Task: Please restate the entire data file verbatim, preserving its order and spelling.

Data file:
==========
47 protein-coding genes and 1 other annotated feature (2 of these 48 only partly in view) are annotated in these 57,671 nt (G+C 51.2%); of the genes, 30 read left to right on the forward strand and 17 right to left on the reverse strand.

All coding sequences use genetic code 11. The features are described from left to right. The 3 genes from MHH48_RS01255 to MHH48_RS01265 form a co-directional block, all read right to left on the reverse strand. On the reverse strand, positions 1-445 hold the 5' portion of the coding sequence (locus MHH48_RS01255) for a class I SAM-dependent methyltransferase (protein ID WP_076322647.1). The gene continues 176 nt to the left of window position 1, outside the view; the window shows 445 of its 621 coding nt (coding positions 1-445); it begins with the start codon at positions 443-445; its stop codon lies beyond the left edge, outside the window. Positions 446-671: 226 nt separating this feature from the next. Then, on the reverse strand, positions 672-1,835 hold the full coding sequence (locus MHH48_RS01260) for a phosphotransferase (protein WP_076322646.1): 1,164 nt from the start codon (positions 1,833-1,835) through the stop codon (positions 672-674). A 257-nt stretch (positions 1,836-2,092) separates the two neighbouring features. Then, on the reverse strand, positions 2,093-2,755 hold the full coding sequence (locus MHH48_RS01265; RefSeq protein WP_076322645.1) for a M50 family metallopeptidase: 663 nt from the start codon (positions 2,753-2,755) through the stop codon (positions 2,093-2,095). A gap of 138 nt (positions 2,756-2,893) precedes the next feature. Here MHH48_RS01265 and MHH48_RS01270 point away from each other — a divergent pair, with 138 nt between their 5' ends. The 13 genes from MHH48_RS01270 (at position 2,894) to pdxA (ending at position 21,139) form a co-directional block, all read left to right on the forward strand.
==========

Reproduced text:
47 protein-coding genes and 1 other annotated feature (2 of these 48 only partly in view) are annotated in these 57,671 nt (G+C 51.2%); of the genes, 30 read left to right on the forward strand and 17 right to left on the reverse strand.

All coding sequences use genetic code 11. The features are described from left to right. The 3 genes from MHH48_RS01255 to MHH48_RS01265 form a co-directional block, all read right to left on the reverse strand. On the reverse strand, positions 1-445 hold the 5' portion of the coding sequence (locus MHH48_RS01255) for a class I SAM-dependent methyltransferase (protein ID WP_076322647.1). The gene continues 176 nt to the left of window position 1, outside the view; the window shows 445 of its 621 coding nt (coding positions 1-445); it begins with the start codon at positions 443-445; its stop codon lies beyond the left edge, outside the window. Positions 446-671: 226 nt separating this feature from the next. Then, on the reverse strand, positions 672-1,835 hold the full coding sequence (locus MHH48_RS01260) for a phosphotransferase (protein WP_076322646.1): 1,164 nt from the start codon (positions 1,833-1,835) through the stop codon (positions 672-674). A 257-nt stretch (positions 1,836-2,092) separates the two neighbouring features. Then, on the reverse strand, positions 2,093-2,755 hold the full coding sequence (locus MHH48_RS01265; RefSeq protein WP_076322645.1) for a M50 family metallopeptidase: 663 nt from the start codon (positions 2,753-2,755) through the stop codon (positions 2,093-2,095). A gap of 138 nt (positions 2,756-2,893) precedes the next feature. Here MHH48_RS01265 and MHH48_RS01270 point away from each other — a divergent pair, with 138 nt between their 5' ends. The 13 genes from MHH48_RS01270 (at position 2,894) to pdxA (ending at position 21,139) form a co-directional block, all read left to right on the forward strand.